|Lowest Recommended Age:||Mature High Schooler|
|Profanity:||Some strong language|
|Nudity/Sex:||Sexual references and situations|
|Movie Release Date:||2002|
Woody Allen’s films seem to get whispier and more ephemeral every year. For all its small pleasures “Hollywood Ending” is so light it nearly floats off the screen.
Allen plays Val, a movie director who is brilliant but so neurotic that no one will work with him. His ex-wife, Ellie (Tea Leoni) arranges for him to have one last chance to direct — a movie set in New York that seems perfect for him. Her new boyfriend Hal (Treat Williams) is reluctant to trust Val with a $60 million movie, but he goes along with it because Ellie wants Val to do it, and he trusts her to keep Val under control.
The problem is that Val is so neurotic that just before the film is supposed to begin shooting, he develops hysterical blindness. His agent, Al (real-life movie director Mark Rydell) persuades him that blindness is no reason not to go ahead and make the movie.
So, Val shoots the movie. The only people who know the truth are Al and a Chinese student hired to translate for the cameraman, who does not speak English. Despite the fact that the director never looks anyone in the eye and his directions make no sense, everyone keeps talkng about his artistic “vision” and his leading lady tells him that she loves the way he looks at her.
Various mix-ups and pratfalls later, the movie turns out to be a $60 million mess, but there is indeed a Hollywood ending and almost everyone lives happily ever after.
Allen gets a lot of credit for poking fun at his own reputation, and there are a couple of movie industry jokes that will be funny for anyone who watches “Entertainment Tonight” or reads “People.” The movie has some great lines and some funny scenes, especially when Val and Ellie get together for their first business meeting and it keeps exploding into recrimination about their divorce. “Will and Grace’s” Deborah Messing is delicious as Val’s airhead girlfriend, who does leg stretches while she talks on the phone and whose only response to hearing that he is breaking up with her is, “Am I still in the movie?”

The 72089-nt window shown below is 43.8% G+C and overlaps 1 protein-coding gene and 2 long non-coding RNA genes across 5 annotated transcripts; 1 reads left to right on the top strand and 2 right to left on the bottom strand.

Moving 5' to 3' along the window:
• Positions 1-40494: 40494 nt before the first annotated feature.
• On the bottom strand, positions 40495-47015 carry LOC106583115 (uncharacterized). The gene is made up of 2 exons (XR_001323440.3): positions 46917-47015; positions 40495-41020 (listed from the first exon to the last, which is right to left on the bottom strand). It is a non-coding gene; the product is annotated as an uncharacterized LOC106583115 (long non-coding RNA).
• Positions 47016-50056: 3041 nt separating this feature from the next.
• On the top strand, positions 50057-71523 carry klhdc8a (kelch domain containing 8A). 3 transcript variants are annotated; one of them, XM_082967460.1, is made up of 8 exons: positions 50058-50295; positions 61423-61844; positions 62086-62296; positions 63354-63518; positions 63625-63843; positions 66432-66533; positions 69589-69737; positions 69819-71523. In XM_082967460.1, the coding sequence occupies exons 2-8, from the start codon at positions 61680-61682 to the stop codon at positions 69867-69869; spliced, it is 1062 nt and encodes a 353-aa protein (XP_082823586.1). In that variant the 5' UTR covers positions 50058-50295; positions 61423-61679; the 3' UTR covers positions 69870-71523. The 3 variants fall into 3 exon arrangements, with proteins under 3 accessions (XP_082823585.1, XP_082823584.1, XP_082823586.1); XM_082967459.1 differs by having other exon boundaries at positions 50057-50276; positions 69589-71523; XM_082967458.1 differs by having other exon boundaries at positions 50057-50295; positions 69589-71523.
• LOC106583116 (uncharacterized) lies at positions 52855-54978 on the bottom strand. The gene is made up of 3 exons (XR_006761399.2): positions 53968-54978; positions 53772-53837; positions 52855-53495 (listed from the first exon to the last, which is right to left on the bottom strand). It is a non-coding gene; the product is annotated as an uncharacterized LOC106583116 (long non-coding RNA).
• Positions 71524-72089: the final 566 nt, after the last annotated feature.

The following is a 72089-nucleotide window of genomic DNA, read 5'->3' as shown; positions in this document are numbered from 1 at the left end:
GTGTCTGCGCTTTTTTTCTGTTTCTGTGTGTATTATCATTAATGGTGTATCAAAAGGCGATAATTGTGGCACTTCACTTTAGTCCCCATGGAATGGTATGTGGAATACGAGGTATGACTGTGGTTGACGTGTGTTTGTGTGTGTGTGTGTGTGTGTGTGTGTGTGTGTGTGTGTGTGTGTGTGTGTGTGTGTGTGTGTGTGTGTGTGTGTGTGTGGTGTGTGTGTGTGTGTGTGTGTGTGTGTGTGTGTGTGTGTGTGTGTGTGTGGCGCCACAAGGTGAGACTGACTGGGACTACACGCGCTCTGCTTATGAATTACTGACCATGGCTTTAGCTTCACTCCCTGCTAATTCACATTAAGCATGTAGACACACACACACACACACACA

Overall, though, the movie feels a little tired. Not one character is as distinctive as any of Anne Hall’s family members or the robots in “Sleeper.” This is middle of the road Woody Allen — a pleasant diversion for his fans, but it won’t make any new ones.
Parents should know that the move has some sexual references and situations, including adultery. There is some strong language and a reference to drug use.
Families who see this movie should talk about why people sometimes put up obstacles to realizing their dreams. What made Val decide to reconcile with his son? Why wasn’t it possible earlier? Why did Woody Allen name the male characters Val, Al, and Hal?
Families who enjoy this movie will also enjoy “Curse of the Jade Scorpion,” “Sleeper,” and “Take the Money and Run.”